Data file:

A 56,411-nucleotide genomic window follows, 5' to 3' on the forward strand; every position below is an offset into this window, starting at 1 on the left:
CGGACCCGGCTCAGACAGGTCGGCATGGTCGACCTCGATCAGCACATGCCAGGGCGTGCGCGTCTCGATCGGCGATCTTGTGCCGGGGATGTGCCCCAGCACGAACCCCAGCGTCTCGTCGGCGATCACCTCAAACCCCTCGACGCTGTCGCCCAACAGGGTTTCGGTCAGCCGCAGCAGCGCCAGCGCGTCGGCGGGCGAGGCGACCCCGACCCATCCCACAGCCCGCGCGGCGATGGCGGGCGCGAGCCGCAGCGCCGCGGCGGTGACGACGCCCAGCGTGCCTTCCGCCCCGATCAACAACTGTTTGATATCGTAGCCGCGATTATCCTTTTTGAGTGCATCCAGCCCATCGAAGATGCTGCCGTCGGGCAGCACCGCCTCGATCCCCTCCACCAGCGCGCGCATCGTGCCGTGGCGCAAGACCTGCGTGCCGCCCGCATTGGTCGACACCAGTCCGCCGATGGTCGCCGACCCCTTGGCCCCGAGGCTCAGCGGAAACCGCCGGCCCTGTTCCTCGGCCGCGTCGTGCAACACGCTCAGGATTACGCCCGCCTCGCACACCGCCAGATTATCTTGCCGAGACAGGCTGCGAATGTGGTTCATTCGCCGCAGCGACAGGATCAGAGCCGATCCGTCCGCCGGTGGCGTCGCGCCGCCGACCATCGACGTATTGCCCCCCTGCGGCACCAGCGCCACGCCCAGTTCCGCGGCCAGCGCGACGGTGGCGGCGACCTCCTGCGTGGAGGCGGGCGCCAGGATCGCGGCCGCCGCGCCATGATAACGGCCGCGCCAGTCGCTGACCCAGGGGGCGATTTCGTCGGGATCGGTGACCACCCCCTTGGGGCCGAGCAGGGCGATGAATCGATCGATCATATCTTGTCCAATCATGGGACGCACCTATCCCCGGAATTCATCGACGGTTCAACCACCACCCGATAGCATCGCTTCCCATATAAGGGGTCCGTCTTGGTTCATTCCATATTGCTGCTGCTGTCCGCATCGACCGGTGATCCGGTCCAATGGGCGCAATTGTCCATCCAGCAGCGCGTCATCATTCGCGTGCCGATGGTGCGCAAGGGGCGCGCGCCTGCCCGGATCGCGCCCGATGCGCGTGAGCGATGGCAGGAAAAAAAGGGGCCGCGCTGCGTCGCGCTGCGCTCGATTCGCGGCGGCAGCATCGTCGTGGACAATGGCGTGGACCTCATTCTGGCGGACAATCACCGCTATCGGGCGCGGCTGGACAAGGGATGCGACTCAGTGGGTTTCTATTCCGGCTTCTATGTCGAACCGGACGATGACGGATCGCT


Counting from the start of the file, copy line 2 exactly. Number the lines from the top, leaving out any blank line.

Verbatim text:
CGGACCCGGCTCAGACAGGTCGGCATGGTCGACCTCGATCAGCACATGCCAGGGCGTGCGCGTCTCGATCGGCGATCTTGTGCCGGGGATGTGCCCCAGCACGAACCCCAGCGTCTCGTCGGCGATCACCTCAAACCCCTCGACGCTGTCGCCCAACAGGGTTTCGGTCAGCCGCAGCAGCGCCAGCGCGTCGGCGGGCGAGGCGACCCCGACCCATCCCACAGCCCGCGCGGCGATGGCGGGCGCGAGCCGCAGCGCCGCGGCGGTGACGACGCCCAGCGTGCCTTCCGCCCCGATCAACAACTGTTTGATATCGTAGCCGCGATTATCCTTTTTGAGTGCATCCAGCCCATCGAAGATGCTGCCGTCGGGCAGCACCGCCTCGATCCCCTCCACCAGCGCGCGCATCGTGCCGTGGCGCAAGACCTGCGTGCCGCCCGCATTGGTCGACACCAGTCCGCCGATGGTCGCCGACCCCTTGGCCCCGAGGCTCAGCGGAAACCGCCGGCCCTGTTCCTCGGCCGCGTCGTGCAACACGCTCAGGATTACGCCCGCCTCGCACACCGCCAGATTATCTTGCCGAGACAGGCTGCGAATGTGGTTCATTCGCCGCAGCGACAGGATCAGAGCCGATCCGTCCGCCGGTGGCGTCGCGCCGCCGACCATCGACGTATTGCCCCCCTGCGGCACCAGCGCCACGCCCAGTTCCGCGGCCAGCGCGACGGTGGCGGCGACCTCCTGCGTGGAGGCGGGCGCCAGGATCGCGGCCGCCGCGCCATGATAACGGCCGCGCCAGTCGCTGACCCAGGGGGCGATTTCGTCGGGATCGGTGACCACCCCCTTGGGGCCGAGCAGGGCGATGAATCGATCGATCATATCTTGTCCAATCATGGGACGCACCTATCCCCGGAATTCATCGACGGTTCAACCACCACCCGATAGCATCGCTTCCCATATAAGGGGTCCGTCTTGGTTCATTCCATATTGCTGCTGCTGTCCGCATCGACCGGTGATCCGGTCCAATGGGCGCAATTGTCCATCCAGCAGCGCGTCATCATTCGCGTGCCGATGGTGCGCAAGGGGCGCGCGCCTGCCCGGATCGCGCCCGATGCGCGTGAGCGATGGCAGGAAAAAAAGGGGCCGCGCTGCGTCGCGCTGCGCTCGATTCGCGGCGGCAGCATCGTCGTGGACAATGGCGTGGACCTCATTCTGGCGGACAATCACCGCTATCGGGCGCGGCTGGACAAGGGATGCGACTCAGTGGGTTTCTATTCCGGCTTCTATGTCGAACCGGACGATGACGGATCGCT